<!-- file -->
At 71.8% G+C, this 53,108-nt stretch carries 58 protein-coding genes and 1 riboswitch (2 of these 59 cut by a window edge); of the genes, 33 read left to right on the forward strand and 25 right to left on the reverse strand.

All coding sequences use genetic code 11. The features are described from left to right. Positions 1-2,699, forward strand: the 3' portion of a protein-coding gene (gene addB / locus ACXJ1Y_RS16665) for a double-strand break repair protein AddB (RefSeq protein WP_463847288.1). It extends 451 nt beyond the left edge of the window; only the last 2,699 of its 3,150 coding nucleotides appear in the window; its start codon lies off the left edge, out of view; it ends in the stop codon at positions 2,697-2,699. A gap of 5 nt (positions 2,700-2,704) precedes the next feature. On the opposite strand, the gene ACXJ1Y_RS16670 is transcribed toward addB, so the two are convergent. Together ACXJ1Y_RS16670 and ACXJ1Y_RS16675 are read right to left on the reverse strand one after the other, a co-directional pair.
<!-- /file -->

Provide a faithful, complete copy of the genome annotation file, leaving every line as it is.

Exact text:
At 71.8% G+C, this 53,108-nt stretch carries 58 protein-coding genes and 1 riboswitch (2 of these 59 cut by a window edge); of the genes, 33 read left to right on the forward strand and 25 right to left on the reverse strand.

All coding sequences use genetic code 11. The features are described from left to right. Positions 1-2,699, forward strand: the 3' portion of a protein-coding gene (gene addB / locus ACXJ1Y_RS16665) for a double-strand break repair protein AddB (RefSeq protein WP_463847288.1). It extends 451 nt beyond the left edge of the window; only the last 2,699 of its 3,150 coding nucleotides appear in the window; its start codon lies off the left edge, out of view; it ends in the stop codon at positions 2,697-2,699. A gap of 5 nt (positions 2,700-2,704) precedes the next feature. On the opposite strand, the gene ACXJ1Y_RS16670 is transcribed toward addB, so the two are convergent. Together ACXJ1Y_RS16670 and ACXJ1Y_RS16675 are read right to left on the reverse strand one after the other, a co-directional pair.